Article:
Access to the full text of the entire article is only available to members of institutions that have purchased access. If you belong to such an institution, please log in or find out more about how to order.


Article

Scheyer, Galka E. (1889–1945) By Wünsche, Isabel

DOI: 10.4324/9781135000356-REM1427-1
Published: 02/05/2017
Retrieved: 15 August 2020, from
https://www.rem.routledge.com/articles/scheyer-galka-e-1889-1945

Article

Galka E. Scheyer was a German-American painter, art dealer, art collector, and art teacher. Born into a middle-class Jewish family in Braunschweig, Germany, Scheyer studied painting, sculpture, music, and languages in Munich, London, Paris, and Brussels. In 1916, she became acquainted with Alexei Jawlensky’s work at an exhibition in Switzerland. Inspired by Jawlensky (who gave her the nickname “Galka,” meaning blackbird), Scheyer abandoned her own artistic career to promote his art and between 1919 and 1924 organized a series of travel exhibitions, which she accompanied with lectures, press coverage, an artist’s monograph, and sales of art works. In 1924, at Scheyer’s initiative, the artists’ group The Blue Four (Lyonel Feininger, Alexei Jawlensky, Wassily Kandinsky, and Paul Klee) was founded. It was Scheyer’s plan to arrange exhibitions and offer their work for sale while on an extended stay in the United States. Following her arrival in New York in May 1924, Scheyer devoted herself to promoting the art of the Blue Four through exhibitions and lectures in New York and later on the West Coast. Between 1925 and 1929, she lived in San Francisco and was part of the modernist art scenes in the Bay Area.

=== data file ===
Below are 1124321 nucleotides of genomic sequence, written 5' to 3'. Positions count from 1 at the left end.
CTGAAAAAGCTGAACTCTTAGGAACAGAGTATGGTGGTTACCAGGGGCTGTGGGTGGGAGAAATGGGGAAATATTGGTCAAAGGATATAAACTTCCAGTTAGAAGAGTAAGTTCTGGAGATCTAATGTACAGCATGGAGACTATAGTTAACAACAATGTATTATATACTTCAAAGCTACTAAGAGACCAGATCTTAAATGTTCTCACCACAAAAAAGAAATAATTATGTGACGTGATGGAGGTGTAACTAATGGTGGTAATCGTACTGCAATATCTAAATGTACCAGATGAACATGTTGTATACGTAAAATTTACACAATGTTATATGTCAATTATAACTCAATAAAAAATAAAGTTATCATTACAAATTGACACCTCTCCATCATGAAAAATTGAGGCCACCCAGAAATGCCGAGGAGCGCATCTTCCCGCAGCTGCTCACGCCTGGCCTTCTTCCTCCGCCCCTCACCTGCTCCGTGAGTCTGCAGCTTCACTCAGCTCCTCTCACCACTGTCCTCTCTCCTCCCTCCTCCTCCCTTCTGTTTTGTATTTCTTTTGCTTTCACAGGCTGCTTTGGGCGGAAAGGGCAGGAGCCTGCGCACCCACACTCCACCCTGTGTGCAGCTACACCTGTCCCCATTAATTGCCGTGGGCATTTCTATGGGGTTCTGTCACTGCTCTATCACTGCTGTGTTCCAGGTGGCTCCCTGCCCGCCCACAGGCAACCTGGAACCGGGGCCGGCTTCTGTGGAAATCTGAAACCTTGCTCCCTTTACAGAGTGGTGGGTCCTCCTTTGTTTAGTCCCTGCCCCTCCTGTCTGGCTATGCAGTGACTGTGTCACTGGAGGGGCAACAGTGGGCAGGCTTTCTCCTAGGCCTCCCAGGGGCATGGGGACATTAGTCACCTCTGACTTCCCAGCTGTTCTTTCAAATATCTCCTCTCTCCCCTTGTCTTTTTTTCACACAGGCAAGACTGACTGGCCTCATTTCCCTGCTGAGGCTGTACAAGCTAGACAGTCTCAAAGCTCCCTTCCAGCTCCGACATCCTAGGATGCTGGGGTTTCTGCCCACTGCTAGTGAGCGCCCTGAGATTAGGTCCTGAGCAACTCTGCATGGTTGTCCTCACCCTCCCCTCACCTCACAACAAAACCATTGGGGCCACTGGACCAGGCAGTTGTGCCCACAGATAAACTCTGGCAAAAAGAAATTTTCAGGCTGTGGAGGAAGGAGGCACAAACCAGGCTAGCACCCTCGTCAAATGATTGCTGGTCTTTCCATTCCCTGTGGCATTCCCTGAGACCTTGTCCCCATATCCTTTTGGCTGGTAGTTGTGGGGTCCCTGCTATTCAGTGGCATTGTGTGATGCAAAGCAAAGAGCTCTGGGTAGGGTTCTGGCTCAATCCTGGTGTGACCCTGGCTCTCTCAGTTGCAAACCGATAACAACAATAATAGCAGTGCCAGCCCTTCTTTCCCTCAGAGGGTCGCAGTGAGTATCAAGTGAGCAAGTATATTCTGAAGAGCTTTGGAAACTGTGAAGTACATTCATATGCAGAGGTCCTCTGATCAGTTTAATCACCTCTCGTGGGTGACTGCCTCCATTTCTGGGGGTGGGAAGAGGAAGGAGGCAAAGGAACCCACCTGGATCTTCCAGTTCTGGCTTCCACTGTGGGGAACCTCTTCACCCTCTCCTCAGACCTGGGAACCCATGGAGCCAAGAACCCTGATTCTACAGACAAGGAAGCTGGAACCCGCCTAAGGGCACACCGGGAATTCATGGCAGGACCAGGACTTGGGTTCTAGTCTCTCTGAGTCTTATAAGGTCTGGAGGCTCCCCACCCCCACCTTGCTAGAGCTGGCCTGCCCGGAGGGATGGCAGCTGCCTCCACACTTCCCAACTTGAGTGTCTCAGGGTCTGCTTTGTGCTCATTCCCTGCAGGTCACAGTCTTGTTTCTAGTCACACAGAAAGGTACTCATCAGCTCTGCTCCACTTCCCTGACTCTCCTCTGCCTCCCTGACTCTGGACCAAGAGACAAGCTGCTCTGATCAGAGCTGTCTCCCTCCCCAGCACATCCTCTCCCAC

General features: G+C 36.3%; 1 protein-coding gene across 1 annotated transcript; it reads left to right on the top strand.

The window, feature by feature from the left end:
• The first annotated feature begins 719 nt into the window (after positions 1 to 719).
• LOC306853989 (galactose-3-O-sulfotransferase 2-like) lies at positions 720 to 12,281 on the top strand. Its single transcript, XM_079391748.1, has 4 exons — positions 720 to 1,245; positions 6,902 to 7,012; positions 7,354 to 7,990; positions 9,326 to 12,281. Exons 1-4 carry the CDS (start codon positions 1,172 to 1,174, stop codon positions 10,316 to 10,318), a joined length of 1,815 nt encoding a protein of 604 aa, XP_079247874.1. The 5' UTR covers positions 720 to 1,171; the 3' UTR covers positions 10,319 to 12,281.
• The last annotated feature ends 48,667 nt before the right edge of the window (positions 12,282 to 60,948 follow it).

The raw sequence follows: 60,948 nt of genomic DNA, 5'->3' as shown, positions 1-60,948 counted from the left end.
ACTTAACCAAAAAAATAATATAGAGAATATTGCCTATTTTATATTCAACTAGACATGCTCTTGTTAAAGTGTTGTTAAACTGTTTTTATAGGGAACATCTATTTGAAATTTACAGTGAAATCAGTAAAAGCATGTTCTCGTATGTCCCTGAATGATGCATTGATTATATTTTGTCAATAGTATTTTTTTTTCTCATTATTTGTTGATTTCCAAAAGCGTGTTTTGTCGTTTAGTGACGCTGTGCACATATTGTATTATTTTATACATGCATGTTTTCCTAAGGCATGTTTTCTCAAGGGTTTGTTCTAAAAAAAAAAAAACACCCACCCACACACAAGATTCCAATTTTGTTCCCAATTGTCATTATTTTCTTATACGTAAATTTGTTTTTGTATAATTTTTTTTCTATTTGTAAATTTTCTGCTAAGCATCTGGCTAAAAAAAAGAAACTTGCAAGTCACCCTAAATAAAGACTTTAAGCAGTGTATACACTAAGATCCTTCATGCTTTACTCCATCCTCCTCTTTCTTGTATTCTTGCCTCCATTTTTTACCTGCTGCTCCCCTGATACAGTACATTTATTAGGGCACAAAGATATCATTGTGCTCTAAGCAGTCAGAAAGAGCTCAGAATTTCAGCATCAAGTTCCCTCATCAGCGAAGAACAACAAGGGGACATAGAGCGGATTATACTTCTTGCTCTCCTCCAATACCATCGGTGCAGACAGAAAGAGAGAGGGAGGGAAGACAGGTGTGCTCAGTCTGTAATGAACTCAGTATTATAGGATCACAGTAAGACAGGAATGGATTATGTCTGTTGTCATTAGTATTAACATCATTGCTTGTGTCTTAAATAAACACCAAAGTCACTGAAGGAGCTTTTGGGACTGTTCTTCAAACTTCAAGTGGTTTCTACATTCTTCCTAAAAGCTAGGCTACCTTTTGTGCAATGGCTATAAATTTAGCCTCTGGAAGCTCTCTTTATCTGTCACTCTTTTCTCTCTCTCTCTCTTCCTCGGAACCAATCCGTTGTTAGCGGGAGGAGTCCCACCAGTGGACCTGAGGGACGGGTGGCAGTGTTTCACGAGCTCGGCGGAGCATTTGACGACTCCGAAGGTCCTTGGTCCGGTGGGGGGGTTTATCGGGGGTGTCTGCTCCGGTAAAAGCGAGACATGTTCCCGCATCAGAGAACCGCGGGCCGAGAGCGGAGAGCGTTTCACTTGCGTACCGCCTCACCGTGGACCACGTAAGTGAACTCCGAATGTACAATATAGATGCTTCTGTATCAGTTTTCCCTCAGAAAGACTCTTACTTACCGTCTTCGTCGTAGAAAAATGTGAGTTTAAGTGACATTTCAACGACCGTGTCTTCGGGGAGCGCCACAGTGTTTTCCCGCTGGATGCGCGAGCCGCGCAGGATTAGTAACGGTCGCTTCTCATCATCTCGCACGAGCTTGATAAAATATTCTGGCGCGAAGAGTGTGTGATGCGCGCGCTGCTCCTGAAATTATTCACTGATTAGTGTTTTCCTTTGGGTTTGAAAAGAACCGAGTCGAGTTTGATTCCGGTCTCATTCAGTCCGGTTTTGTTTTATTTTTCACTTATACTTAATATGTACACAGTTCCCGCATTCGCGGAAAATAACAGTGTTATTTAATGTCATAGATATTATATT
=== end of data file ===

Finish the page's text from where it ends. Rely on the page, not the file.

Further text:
content locked

Published

02/05/2017

Article DOI

10.4324/9781135000356-REM1427-1

Print

Citing this article:

Wünsche, Isabel. "Scheyer, Galka E. (1889–1945)." The Routledge Encyclopedia of Modernism. : Taylor and Francis, 2016. Date Accessed 15 Aug. 2020 https://www.rem.routledge.com/articles/scheyer-galka-e-1889-1945. doi:10.4324/9781135000356-REM1427-1

Copyright © 2016-2020 Routledge.